1939 The Gentleman's Companion volume II Beeing an Exotic Drinking Book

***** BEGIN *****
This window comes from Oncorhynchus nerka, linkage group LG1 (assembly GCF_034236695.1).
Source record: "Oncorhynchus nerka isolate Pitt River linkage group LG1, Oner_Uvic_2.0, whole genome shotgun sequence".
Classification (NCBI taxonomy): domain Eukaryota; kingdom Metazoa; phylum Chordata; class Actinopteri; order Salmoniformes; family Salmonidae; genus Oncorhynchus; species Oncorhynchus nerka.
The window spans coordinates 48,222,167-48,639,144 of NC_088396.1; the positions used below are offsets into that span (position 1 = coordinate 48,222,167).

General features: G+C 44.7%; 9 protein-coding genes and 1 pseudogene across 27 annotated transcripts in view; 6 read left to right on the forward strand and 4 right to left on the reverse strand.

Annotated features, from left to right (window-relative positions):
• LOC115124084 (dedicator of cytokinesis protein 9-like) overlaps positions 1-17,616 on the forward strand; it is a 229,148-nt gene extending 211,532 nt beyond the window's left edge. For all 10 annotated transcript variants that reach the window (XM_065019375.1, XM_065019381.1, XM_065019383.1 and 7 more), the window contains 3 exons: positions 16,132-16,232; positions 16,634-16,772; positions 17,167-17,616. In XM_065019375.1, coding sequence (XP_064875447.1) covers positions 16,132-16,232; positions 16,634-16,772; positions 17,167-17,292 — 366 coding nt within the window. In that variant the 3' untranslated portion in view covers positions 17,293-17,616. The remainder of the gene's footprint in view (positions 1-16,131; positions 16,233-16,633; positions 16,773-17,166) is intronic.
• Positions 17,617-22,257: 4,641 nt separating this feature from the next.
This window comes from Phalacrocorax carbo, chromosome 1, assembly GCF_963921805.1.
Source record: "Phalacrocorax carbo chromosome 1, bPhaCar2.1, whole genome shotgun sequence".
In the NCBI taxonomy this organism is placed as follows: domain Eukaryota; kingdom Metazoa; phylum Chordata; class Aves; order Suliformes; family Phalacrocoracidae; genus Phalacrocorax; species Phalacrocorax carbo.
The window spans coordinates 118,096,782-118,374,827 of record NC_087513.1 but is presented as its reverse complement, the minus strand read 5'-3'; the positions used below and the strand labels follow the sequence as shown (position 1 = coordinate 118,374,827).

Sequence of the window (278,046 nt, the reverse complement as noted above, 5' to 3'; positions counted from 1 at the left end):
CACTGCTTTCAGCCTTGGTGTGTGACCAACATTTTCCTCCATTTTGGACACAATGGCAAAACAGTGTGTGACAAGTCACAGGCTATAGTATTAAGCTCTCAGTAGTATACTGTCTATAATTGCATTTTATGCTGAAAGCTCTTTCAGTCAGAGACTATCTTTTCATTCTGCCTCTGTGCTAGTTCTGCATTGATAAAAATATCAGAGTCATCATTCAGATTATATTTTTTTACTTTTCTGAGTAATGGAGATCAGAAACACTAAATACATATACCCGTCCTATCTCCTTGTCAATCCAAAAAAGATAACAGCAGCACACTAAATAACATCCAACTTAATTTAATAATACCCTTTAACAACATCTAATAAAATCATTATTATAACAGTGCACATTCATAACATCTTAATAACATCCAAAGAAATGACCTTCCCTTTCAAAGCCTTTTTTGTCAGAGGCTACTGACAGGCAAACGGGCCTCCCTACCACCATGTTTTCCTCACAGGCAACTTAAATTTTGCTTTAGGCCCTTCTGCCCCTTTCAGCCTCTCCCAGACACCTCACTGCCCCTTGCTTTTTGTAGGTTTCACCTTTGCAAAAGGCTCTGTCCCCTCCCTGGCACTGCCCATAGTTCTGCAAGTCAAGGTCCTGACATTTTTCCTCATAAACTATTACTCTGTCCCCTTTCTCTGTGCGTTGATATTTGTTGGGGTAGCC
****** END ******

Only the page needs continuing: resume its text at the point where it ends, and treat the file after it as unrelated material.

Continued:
SAXON MEAD No. II, APPROVED METHOD of BREWING, & OLDER than ELD Eggs, whites 6, beaten well Water, 12 gallons; rain or spring water best Honey,2olbs Ginger, nutmeg, cinnamon, pow– dered clove, l tbsp each Rosemary, r sprig if you can find it; or 3 tbsp dried needles Yeast, l cake, worked into a cream with warm water; or 2 tbsp of brewer's Mix egg white with water, and add the honey. Boil for an hour, skimming now and then; and add our spices and herbs. When cool, add yeast, and put into cask not closed, so it may work; keeping in a warm place at even temperature. When fermentation ceases, seal the bung, and let stand six months in a cool place of even temperature. At the end of that time it should be racked off and bottled. STRONG OLD ENGLISH MEAD No. III, DATED A.D. 1736 Back in the year l J36 one E: Smith, in his Compleat Housewife– of London imprint-saw fit to list various noble dishes and potations of the time, among which was one for Mead, which appears to be among the accepted best of that time. Spring water, IO gallons Cinnamon, 4 sticks Honey, about 20 lbs Nutmegs, 3, quartered or grated; Mace, 8 blades to IO gallons or 3 tbsp, ground Whole cloves, 24 to 10 gallons Lemons, 4, sliced thin with (We should say 48) rind on Ginger root, 2 roots to IO gal- Rosemary, 2 sprigs Ions; or l Yi to 2 tbsp, ground Yeast, l modern cake spread on Cayenne pepper, Y4 ounce to IO toast, or l Yz to 2 tbsp brew- gallons er's yeast Heat spring water until nicely warm to the hand, then add enough honey to float a small Fresh! egg. Boil it gently for an hour, skimming as necessary. Then add the other ingredients-and after simmering for half an hour, discard the rosemary-turning the whole business . 168 .

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